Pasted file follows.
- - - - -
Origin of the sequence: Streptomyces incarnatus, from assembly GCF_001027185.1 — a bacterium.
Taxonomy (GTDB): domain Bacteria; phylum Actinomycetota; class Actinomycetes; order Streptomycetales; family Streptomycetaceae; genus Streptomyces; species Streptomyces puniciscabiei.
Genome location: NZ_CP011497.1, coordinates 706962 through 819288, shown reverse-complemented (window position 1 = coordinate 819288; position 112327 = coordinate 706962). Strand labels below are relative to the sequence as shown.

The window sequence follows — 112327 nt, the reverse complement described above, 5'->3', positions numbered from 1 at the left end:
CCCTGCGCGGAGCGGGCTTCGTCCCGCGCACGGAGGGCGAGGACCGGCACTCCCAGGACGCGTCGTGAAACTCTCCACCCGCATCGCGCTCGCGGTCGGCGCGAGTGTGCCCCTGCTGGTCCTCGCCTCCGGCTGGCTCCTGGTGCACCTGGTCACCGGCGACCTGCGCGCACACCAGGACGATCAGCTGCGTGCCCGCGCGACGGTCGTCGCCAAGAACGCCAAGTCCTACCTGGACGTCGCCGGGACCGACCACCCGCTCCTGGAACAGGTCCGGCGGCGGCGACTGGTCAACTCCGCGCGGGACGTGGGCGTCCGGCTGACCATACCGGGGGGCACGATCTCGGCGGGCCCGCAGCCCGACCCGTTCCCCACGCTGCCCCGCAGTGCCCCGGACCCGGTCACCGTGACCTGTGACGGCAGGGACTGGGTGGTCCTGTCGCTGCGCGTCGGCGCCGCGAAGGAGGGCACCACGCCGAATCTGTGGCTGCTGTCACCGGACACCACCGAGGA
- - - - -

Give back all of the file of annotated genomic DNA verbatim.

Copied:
Origin of the sequence: Streptomyces incarnatus, from assembly GCF_001027185.1 — a bacterium.
Taxonomy (GTDB): domain Bacteria; phylum Actinomycetota; class Actinomycetes; order Streptomycetales; family Streptomycetaceae; genus Streptomyces; species Streptomyces puniciscabiei.
Genome location: NZ_CP011497.1, coordinates 706962 through 819288, shown reverse-complemented (window position 1 = coordinate 819288; position 112327 = coordinate 706962). Strand labels below are relative to the sequence as shown.

The window sequence follows — 112327 nt, the reverse complement described above, 5'->3', positions numbered from 1 at the left end:
CCCTGCGCGGAGCGGGCTTCGTCCCGCGCACGGAGGGCGAGGACCGGCACTCCCAGGACGCGTCGTGAAACTCTCCACCCGCATCGCGCTCGCGGTCGGCGCGAGTGTGCCCCTGCTGGTCCTCGCCTCCGGCTGGCTCCTGGTGCACCTGGTCACCGGCGACCTGCGCGCACACCAGGACGATCAGCTGCGTGCCCGCGCGACGGTCGTCGCCAAGAACGCCAAGTCCTACCTGGACGTCGCCGGGACCGACCACCCGCTCCTGGAACAGGTCCGGCGGCGGCGACTGGTCAACTCCGCGCGGGACGTGGGCGTCCGGCTGACCATACCGGGGGGCACGATCTCGGCGGGCCCGCAGCCCGACCCGTTCCCCACGCTGCCCCGCAGTGCCCCGGACCCGGTCACCGTGACCTGTGACGGCAGGGACTGGGTGGTCCTGTCGCTGCGCGTCGGCGCCGCGAAGGAGGGCACCACGCCGAATCTGTGGCTGCTGTCACCGGACACCACCGAGGA